Meeting with the President Heydar Aliyev Bolstered My Interest in Promoting Azerbaijan Globally
By Jeffrey Werbock
In May of 1997, I came to Azerbaijan to participate in the grand opening celebration / concert of their recently renovated Opera House. On the last day of that hectic week of rehearsals, I was told that the president of Azerbaijan, Heydar Aliyev, learned that I was in Baku for this event and expressed his wish to meet the American who loves the culture and traditional music of the country he was leading.
We met in his office to talk about the role of local culture, stressing the importance of indigenous music played on native instruments, for supporting and strengthening the people’s sense of national identity. President Aliyev impressed me with his charisma and his visibly genuine concern about the well-being of the traditional culture of Azerbaijan. I was grateful for his willingness to spare the time from his busy schedule to meet with me.
Wishing to show my appreciation, I promised President Aliyev that if Azerbaijan ever got its lands back, I would personally come to help build a mugham school in Shusha, the cultural and spiritual capital of Karabakh where it is said that mugham was born.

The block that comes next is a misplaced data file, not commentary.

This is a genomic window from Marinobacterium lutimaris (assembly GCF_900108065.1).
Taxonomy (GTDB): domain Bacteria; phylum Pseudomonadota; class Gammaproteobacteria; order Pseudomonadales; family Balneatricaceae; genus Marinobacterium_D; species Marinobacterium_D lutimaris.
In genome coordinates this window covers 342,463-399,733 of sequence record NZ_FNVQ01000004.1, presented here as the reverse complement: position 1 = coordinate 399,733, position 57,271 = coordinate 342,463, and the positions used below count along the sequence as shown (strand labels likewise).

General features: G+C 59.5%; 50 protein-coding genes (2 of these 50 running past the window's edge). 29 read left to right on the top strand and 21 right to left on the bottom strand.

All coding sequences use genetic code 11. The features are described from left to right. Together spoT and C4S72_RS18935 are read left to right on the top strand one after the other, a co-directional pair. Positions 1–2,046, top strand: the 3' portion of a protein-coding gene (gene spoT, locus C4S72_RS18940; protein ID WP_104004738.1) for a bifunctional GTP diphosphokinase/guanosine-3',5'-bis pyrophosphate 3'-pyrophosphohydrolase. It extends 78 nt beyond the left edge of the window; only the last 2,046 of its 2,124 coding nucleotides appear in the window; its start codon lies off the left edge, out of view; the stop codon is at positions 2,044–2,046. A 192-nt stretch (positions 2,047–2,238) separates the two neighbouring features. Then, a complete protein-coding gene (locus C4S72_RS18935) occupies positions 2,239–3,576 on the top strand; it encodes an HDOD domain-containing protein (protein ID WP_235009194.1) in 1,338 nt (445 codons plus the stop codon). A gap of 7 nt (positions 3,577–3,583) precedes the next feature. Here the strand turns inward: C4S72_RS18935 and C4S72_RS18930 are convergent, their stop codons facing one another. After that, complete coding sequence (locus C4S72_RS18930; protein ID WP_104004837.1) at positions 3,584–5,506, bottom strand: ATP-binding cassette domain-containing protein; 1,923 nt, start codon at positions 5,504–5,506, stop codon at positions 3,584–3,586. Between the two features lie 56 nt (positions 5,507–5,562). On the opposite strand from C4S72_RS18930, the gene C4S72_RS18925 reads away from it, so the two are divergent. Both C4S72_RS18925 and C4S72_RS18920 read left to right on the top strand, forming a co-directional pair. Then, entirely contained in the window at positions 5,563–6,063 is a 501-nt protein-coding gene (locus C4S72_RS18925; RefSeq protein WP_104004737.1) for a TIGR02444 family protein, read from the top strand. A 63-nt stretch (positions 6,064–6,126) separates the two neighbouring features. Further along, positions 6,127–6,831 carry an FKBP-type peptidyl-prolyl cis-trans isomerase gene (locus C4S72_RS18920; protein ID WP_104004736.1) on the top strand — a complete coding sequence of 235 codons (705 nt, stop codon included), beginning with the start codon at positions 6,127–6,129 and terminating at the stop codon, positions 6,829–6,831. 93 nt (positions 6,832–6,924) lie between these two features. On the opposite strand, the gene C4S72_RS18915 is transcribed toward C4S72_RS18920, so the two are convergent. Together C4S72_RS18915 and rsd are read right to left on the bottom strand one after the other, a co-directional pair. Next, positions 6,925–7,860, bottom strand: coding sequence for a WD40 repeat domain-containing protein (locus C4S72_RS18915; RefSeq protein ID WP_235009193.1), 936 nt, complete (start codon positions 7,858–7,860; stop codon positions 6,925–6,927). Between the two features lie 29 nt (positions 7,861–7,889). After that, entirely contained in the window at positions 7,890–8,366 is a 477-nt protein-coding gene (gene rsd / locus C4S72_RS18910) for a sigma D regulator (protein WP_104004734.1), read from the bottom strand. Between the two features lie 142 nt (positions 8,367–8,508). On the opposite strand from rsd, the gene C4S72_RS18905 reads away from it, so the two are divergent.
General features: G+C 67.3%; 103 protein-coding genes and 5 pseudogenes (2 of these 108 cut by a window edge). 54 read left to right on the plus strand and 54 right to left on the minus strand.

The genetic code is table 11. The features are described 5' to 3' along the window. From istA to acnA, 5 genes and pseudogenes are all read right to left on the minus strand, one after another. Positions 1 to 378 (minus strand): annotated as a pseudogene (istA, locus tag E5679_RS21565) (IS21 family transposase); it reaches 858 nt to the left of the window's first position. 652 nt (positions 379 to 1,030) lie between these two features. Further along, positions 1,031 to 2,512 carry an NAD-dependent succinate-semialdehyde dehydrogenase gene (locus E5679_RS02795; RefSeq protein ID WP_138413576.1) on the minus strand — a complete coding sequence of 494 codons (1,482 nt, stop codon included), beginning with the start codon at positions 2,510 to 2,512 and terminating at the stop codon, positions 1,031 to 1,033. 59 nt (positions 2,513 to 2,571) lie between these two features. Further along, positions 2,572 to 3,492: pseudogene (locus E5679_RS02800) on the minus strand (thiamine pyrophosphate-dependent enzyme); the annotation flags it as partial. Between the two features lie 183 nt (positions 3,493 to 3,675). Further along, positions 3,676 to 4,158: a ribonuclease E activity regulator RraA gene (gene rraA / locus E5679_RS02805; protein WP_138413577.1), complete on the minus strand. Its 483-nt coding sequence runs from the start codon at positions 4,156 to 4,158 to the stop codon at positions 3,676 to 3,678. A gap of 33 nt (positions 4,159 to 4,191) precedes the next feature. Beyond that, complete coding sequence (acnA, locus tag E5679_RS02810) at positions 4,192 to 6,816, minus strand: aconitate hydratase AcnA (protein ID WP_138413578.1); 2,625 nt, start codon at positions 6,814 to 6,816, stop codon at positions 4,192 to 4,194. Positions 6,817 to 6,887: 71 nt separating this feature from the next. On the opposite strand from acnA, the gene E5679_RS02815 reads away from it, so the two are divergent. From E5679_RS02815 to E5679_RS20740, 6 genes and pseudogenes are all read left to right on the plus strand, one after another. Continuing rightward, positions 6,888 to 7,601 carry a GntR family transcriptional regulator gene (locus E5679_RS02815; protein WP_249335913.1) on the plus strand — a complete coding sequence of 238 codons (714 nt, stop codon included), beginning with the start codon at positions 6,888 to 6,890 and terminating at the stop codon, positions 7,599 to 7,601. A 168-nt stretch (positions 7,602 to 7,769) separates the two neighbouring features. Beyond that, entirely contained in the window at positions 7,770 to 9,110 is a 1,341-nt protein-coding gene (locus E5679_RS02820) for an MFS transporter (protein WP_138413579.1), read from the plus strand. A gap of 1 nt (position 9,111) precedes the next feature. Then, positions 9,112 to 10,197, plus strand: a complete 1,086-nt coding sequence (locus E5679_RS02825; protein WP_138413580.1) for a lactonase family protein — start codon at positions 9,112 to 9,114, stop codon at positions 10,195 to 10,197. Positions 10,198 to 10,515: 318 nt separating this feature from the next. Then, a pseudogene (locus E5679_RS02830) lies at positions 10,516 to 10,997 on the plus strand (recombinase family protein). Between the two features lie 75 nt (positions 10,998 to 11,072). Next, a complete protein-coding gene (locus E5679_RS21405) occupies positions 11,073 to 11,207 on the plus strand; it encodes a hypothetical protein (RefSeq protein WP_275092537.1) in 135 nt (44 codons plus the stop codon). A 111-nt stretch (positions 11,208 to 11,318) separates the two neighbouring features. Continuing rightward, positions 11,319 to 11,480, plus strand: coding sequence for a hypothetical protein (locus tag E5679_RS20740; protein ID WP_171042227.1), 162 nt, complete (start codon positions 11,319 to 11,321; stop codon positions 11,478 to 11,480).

Toward the end of our meeting, when I began to feel more comfortable in President Aliyev’s presence, I asked permission to approach him so I could personally hand him an invitation to the concert later that same evening. As president of the country, he didn’t need an invitation, of course. It was only a formality which became almost surreal when I pointed out that the invitation was for two people. That’s when President Aliyev smiled and asked me if that means he could bring someone else with him! We all enjoyed a hearty laugh.
My meeting with the President bolstered my interest in promoting Azerbaijan globally; the sheer unlikeliness of such a meeting only strengthened my feeling that I share a destiny with the country. When I returned to America, inspired to apply myself even more to the task of promoting Azerbaijan abroad, I pondered how to accomplish that, and that led to the idea of making a documentary film about mugham.